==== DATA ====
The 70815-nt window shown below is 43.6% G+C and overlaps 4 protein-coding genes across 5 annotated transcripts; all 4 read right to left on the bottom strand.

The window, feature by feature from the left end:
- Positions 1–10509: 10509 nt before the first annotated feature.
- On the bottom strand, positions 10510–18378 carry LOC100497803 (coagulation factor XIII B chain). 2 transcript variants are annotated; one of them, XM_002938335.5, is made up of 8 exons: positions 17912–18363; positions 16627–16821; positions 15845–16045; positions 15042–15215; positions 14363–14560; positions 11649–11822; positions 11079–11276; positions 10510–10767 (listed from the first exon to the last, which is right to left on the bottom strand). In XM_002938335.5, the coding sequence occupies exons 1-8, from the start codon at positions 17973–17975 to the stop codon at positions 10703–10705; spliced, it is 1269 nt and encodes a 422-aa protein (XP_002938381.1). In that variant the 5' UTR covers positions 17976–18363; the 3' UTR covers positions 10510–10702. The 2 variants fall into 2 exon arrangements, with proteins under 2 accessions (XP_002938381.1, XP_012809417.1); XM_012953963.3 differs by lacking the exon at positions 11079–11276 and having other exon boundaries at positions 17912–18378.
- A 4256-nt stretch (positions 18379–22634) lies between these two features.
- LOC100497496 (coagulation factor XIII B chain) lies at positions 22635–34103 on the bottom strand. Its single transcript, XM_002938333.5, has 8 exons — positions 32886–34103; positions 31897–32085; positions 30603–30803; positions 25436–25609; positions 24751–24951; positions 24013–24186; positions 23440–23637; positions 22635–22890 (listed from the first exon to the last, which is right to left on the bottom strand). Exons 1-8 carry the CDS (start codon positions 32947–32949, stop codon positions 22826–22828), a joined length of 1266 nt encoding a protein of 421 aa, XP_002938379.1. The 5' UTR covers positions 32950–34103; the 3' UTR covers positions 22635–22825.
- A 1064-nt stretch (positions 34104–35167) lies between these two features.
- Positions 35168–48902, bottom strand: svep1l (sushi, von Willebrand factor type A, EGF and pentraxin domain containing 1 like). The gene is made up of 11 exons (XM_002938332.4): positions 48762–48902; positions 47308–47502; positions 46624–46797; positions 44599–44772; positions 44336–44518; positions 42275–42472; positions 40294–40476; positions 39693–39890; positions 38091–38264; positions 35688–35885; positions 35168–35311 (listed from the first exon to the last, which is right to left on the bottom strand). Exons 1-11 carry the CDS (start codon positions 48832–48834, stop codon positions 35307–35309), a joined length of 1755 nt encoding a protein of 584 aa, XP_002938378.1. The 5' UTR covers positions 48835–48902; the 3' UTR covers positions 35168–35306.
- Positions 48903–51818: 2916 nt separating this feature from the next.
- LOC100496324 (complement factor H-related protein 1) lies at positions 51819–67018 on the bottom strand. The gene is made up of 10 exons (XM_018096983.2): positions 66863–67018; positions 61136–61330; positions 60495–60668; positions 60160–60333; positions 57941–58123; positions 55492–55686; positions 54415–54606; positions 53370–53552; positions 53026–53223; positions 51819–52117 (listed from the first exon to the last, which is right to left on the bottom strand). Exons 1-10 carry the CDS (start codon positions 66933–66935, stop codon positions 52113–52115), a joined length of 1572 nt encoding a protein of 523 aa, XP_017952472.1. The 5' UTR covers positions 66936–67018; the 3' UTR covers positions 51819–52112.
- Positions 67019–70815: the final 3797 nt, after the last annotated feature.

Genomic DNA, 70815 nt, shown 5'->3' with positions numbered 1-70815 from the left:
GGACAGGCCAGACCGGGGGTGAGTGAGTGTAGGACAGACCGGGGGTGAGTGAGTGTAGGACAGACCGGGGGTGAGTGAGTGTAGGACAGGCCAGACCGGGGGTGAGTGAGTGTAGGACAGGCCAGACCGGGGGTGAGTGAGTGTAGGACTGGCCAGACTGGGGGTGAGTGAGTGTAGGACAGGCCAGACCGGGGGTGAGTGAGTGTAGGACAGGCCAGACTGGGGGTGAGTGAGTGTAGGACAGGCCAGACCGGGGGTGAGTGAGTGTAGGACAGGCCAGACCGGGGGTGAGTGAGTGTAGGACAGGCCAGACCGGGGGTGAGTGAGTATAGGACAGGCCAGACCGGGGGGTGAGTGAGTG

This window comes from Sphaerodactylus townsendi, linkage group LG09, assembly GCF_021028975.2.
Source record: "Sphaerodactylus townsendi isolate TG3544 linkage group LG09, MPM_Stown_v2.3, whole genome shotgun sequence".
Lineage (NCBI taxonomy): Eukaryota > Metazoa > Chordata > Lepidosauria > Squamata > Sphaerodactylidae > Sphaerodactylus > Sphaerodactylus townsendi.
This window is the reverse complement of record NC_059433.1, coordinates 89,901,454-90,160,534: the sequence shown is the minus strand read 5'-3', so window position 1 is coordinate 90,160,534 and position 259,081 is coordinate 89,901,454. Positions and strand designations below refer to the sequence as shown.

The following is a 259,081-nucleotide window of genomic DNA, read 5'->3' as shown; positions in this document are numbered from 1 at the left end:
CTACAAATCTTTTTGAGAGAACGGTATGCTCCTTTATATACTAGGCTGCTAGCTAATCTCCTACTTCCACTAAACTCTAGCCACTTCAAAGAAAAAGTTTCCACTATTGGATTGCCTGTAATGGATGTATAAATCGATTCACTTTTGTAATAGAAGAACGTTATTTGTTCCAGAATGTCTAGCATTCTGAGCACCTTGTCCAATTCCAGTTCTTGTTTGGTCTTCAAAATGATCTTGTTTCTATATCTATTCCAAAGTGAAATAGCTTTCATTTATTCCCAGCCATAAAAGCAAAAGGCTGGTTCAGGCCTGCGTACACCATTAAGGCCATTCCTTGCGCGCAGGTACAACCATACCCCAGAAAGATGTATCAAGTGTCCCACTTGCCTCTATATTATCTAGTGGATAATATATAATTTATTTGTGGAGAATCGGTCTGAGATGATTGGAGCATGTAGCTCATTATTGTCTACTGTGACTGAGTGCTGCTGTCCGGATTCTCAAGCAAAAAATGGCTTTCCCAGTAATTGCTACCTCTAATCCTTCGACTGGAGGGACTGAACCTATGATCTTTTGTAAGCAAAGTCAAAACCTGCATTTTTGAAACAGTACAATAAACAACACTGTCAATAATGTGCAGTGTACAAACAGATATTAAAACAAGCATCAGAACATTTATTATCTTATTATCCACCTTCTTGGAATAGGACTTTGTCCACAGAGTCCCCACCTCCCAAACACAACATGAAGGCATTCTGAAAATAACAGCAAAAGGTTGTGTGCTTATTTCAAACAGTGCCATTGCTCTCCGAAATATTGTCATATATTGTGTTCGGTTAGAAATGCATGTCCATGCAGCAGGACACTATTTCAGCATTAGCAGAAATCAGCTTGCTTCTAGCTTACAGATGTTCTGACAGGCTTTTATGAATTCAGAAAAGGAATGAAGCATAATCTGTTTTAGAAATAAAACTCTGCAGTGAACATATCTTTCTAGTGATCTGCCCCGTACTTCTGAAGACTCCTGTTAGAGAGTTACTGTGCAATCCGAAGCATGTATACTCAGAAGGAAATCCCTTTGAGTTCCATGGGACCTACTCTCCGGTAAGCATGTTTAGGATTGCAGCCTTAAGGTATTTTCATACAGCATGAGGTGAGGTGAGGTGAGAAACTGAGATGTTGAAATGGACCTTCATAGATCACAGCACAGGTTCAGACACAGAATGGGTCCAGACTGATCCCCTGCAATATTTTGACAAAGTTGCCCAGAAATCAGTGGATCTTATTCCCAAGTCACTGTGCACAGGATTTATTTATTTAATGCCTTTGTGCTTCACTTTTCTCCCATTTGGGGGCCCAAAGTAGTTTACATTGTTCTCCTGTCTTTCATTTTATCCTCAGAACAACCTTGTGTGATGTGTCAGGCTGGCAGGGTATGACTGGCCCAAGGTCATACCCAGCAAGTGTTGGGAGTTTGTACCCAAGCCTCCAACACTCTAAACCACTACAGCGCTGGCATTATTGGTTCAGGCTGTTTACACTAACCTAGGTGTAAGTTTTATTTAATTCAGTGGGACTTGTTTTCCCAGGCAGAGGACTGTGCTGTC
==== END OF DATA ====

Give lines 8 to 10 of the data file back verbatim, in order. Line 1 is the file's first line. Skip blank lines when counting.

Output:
- Positions 35168–48902, bottom strand: svep1l (sushi, von Willebrand factor type A, EGF and pentraxin domain containing 1 like). The gene is made up of 11 exons (XM_002938332.4): positions 48762–48902; positions 47308–47502; positions 46624–46797; positions 44599–44772; positions 44336–44518; positions 42275–42472; positions 40294–40476; positions 39693–39890; positions 38091–38264; positions 35688–35885; positions 35168–35311 (listed from the first exon to the last, which is right to left on the bottom strand). Exons 1-11 carry the CDS (start codon positions 48832–48834, stop codon positions 35307–35309), a joined length of 1755 nt encoding a protein of 584 aa, XP_002938378.1. The 5' UTR covers positions 48835–48902; the 3' UTR covers positions 35168–35306.
- Positions 48903–51818: 2916 nt separating this feature from the next.
- LOC100496324 (complement factor H-related protein 1) lies at positions 51819–67018 on the bottom strand. The gene is made up of 10 exons (XM_018096983.2): positions 66863–67018; positions 61136–61330; positions 60495–60668; positions 60160–60333; positions 57941–58123; positions 55492–55686; positions 54415–54606; positions 53370–53552; positions 53026–53223; positions 51819–52117 (listed from the first exon to the last, which is right to left on the bottom strand). Exons 1-10 carry the CDS (start codon positions 66933–66935, stop codon positions 52113–52115), a joined length of 1572 nt encoding a protein of 523 aa, XP_017952472.1. The 5' UTR covers positions 66936–67018; the 3' UTR covers positions 51819–52112.